What’s next: The trial is expected to conclude next week, but a decision by the judge could still take weeks or months after that.  A compromise could be reached, but it still feels like this is overreaching for a judge to decide anything in favor of Epic; after all, even Netflix abides by Apple’s app store rules.  This could be a harbinger of further legal losses for tech giants business practices.  


Germany launches additional antitrust investigation into Amazon (5/18/21)

Why it matters: Europe is a large and influential market for US tech giants; this investigation centers around its ability to intervene even earlier against perceived anti-competitive practices. 

What’s next: This investigation will likely drag on, and new ones will be launched.


Tapering:

“If I was your bartender

I'd mix 'em up strong in a tall blender

If I was your bartender

I'd talk you out of leaving me”, - Morgan Wallen

The Fed is the bartender telling anxious patrons it is not last call yet and they should stick around for awhile; trying to talk asset investors out of leaving them and falling in love with someone new (2019-2020 returns for US Treasuries +15.8%, S&P 500 +52.9%; what’s not to love).

 Investors seem not to be able to make up their mind how heavy a pour they want.  


Fed minutes show Fed is thinking about talking about tapering  (5/19/21)

Why it matters: Stocks actually staged a relief rally on the news, suggesting this isn’t viewed as incremental bad news.

What’s next: Watch for Fed speakers to clarify the latest policy move over the next few weeks. Expect at least some to leave the door open for tapering in 2021.  


Fed’s Bostic say he’s comfortable with loose monetary policy (5/17/21)

Why it matters: Helps establish how some on the Fed may be viewing inflation as a positive at this point given still high unemployment.  

What’s next: Bostic says he’s not expecting answers to key inflation questions until at least the early fall.   

Taxes:

Yellen calls for higher corporate taxes (5/18/21)

Why it matters: Yellen revealed a key measure she uses, which is corporate taxes as a % of GDP.  

What’s next: Yellen’s arguments are unlikely to sway the Republican opposition.   


US COVID-19 total cases increased 1.4% in the past 2 week period. 

The trend in 7 day new cases decreased -20.7% vs. the prior 7 day period.  India case growth decelerated to -21.4% in the past week, a positive signal suggesting the # new cases may have peaked weeks ago; however, the 14 day case growth of +22.7% remains extremely elevated.  (5/19/21)


Why it matters: The Fed is carefully watching COVID-19 trends because potential shutdowns and travel restrictions are a risk to economic growth.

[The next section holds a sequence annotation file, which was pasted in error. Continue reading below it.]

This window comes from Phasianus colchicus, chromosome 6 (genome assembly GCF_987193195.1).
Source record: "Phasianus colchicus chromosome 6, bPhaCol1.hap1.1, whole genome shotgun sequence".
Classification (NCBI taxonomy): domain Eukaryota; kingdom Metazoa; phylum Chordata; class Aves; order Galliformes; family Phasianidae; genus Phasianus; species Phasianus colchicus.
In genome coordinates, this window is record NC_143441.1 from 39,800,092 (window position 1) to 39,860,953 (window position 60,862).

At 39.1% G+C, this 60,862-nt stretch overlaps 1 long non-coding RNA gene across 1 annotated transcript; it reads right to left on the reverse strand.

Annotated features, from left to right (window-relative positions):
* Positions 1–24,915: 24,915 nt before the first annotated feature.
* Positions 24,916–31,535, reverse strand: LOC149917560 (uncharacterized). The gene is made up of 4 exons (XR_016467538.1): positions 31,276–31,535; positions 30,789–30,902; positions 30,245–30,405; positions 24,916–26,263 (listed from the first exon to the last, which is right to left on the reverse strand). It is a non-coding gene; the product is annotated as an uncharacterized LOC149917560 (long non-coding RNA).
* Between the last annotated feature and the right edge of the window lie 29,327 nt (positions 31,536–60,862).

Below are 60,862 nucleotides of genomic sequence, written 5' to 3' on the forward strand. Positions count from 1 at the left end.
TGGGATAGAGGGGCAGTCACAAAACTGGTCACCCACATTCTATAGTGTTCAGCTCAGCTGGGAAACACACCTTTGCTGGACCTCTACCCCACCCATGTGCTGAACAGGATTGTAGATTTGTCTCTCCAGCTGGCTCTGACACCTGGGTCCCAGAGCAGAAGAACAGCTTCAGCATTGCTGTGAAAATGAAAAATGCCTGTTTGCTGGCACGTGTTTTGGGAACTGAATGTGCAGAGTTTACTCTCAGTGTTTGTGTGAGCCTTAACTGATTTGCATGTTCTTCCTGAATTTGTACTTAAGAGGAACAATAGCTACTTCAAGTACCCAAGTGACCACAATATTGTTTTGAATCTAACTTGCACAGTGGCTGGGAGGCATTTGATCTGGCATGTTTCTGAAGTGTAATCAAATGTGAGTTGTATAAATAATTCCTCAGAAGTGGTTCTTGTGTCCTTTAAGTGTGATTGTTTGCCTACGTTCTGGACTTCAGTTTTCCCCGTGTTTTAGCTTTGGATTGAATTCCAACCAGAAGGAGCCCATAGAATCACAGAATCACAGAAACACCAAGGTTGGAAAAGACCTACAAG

What’s next: If India cannot reign in the virus spread, global economic growth projections may be revised down and high levels of central bank stimulus will persist.

Google workplace mobility was -13% compared to baseline(5/16/21)

Why it matters: The longer remote work continues, the more disruptive it is to certain sectors of the economy that cater to office workers.

What’s next: The biggest test will come starting in September when major tech employers like Google and Facebook expect a majority of workers to return to the office.

PREVIOUS WEEK 5/13/21

Anti-Trust:

It’s still too early in the Epic vs. Apple trial to declare a winner (5/10/21)

Why it matters: A loss for Apple represents a threat to their profit margins and other tech giants with similar business practices.

What’s next: A decision is expected next week.  A compromise could be reached, but it still feels like this is overreaching for a judge to decide anything in favor of Epic; after all, even Netflix abides by Apple’s app store rules.  This could be a harbinger of further legal losses for tech giants business practices.  


Meituan finally breaks streak of 10 straight down days on regulatory fears (5/12/21)

https://www.cnbc.com/2021/05/12/meituan-china-tech-crackdown-turns-to-the-food-delivery-giant.html

Why it matters: Weakness in Chinese tech shares spreads easily to US markets. 

What’s next: Many tech companies business models invite significant consumer and worker complaints; expect continued pressure on these companies to fix their business practices, allowing more competition and improving conditions for workers. 

Tapering 

“Mr. "Perfect face"

Mr. "Here to stay"